Preface. 1. Introduction. A. Non-radioactive dating methods. B. Stable isotopes and other indicators of relative age. C. Radioactive isotope age dating. D. Applications of isotope age dating. 2. Radiometric methods. A. Basic procedure. B. Advanced procedures. C. Synthetic tests and results. D. Method comparison. Appendix: Technical development of SIT method for unmixed sediments. 3. Single site studies. A. Lake sediments and 210Pb geochronology. B. Marine sediments and multi-isotope geochronology. C. Creel Bay and Main Bay, Devil's Lake, North Dakota. D. Discussion and conclusions. Appendix: Resolution and uncertainty for disentanglement procedures. 4. Multiple site studies. A. Amazon delta test case. B. 87Sr/86Sr sediment ages in stratigraphy studies. C. Eastern Arabian Sea. 5. Sediment mixing. A. Introduction. B. Basic model. C. Organism-specific models. D. Physical turbation. E. A sediment model with bioturbation. F. Applications and limitations. 6. Biological mixing coefficients. A. Simple linear adsorption. B. Diffusion. C. Microscale diffusion. D. Bulk diffusion. E. Near surficial rapid mixing. F. Partition coefficients effects. 7. Marine contaminant studies. A. Sources of polyaromatic hydrocarbons in the White Sea. B. Burial history of radioactive waste in the Kara Sea. C. Incorporation of uranium mill tailings into North Pond, Colorado. D. Organic carbon preservation in Lake Baikal sediments, Russia. 8. Concerning error estimates in age dating of stage boundaries. A. Introduction. B. Minimum error interpolation. C. Combined absolute and stratigraphic radiometric errors. D. General age/stage interpolations. E. A corollary. 9. Epilogue. References. Subject Index.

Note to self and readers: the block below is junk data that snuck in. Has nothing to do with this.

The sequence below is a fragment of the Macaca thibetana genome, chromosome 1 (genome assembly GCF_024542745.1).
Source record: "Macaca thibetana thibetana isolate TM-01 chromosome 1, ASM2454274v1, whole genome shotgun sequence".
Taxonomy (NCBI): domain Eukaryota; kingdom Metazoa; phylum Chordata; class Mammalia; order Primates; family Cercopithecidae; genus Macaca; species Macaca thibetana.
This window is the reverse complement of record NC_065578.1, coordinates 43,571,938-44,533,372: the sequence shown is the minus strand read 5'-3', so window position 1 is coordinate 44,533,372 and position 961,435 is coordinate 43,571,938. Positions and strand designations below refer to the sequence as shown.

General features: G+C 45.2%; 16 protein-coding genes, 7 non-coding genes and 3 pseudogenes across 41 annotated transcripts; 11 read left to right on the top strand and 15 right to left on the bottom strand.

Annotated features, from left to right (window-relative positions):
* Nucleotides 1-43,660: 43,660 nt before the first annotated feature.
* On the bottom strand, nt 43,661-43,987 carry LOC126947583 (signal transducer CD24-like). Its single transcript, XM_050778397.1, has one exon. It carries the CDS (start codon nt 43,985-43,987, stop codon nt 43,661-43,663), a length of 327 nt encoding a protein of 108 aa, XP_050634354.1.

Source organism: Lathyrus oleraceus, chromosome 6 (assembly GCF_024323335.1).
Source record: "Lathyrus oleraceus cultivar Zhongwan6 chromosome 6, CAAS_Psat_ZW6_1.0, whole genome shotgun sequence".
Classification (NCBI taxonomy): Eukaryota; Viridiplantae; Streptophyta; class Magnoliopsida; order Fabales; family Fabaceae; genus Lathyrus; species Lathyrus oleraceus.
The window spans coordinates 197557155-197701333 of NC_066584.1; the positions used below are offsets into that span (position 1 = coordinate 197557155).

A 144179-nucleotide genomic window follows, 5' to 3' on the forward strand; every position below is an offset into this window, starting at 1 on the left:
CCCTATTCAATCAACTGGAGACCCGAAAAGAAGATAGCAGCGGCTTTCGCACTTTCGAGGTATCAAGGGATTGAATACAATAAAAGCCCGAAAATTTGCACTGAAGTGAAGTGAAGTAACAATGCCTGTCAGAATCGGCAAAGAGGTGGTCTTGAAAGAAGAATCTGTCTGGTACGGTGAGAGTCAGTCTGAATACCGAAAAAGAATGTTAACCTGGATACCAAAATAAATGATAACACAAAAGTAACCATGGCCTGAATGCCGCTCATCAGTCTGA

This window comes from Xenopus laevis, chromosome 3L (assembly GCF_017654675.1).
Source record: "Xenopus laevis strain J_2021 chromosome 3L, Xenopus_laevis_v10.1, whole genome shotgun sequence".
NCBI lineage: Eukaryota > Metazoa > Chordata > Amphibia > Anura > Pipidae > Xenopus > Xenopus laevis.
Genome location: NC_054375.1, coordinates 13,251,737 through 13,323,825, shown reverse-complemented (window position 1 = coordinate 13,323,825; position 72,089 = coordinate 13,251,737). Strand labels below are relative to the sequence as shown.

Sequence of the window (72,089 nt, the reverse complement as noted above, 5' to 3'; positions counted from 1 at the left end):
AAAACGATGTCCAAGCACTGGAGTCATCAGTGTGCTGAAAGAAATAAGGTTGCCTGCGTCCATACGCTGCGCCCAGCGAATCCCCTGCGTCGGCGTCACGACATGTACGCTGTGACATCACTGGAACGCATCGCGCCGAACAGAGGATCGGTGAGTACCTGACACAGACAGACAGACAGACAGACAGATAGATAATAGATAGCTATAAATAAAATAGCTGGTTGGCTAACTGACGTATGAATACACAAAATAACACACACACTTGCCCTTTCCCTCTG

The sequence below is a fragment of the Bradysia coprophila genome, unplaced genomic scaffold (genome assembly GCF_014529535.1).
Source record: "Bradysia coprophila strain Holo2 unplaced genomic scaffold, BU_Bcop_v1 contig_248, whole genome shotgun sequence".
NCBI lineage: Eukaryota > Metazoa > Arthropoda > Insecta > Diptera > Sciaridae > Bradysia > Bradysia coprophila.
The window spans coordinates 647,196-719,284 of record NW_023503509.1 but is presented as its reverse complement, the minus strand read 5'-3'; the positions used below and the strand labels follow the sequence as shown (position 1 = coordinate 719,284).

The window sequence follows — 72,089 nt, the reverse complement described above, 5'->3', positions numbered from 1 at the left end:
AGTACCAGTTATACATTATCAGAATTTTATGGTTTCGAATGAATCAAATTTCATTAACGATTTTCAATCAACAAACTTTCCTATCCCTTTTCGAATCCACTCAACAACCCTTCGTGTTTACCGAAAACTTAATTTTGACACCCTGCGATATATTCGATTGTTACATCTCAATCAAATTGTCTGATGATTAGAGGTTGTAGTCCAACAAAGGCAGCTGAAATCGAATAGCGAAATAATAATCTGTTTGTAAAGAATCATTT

The advent of radionuclide methods in geochronology has revolutionized our understanding of modern sedimentary processes in aquatic systems. This book examines the principles of the method and its use as a quantitative tool in marine geology, with emphasis on the Pb-210 method. The assumptions and consequences of models and their behaviour are described providing the necessary background to assess the advantages and trade-offs involved when choosing a particular model for application. One of the purposes of this volume is to disentangle the influences of complicating factors, such as sediment flux variations, post-depositional diffusion of radionuclides, and bio-irrigation of sediments, to arrive at sediment ages and to properly assess the attendant data uncertainty. Environmental impacts of chemical, nuclear, or other waste material are of concern in a variety of areas around the world today. A number of relevant examples are included, demonstrating how dating models are useful for determining sources of contaminants and interpreting their influence on the environment.
The book is set at a level so that an able student or professional should have no difficulty in following the procedures and methods developed. Each chapter includes case histories showing the strengths and weaknesses of a given procedure with respect to a data example. Included with this volume is the computer source code of a new generation of modelling tools based on inverse numerical analysis techniques. This first generation of the modelling tool is included, along with detailed instructions and examples for its use, in an appendix.
- No. of pages:
- © Elsevier Science 2003
- 19th September 2003
- Elsevier Science
- eBook ISBN:
@from:W. Geibert @qu:...the book is a recommendable reference for professionals engaged in modelling of radiotracers in sedimentary environments. @source:Isotopes in Environmental and Health Studies @from:D.E. Walling @qu:...this book must be seen as major contribution to the field. ...It deserves to be widely read by those with an interest in using radionuclides as a tool to investigate sedimentation in freshwater and marine environments, and it will undoubtedly provide an invaluable source of guidance to both new and established workers in this important field. @source:Applied Radiation and Isotopes
Akvaplan-niva AS, Polar Environmental Center, Tromso, Norway
Department of Geological Sciences, University of South Carolina, Columbia, SC, USA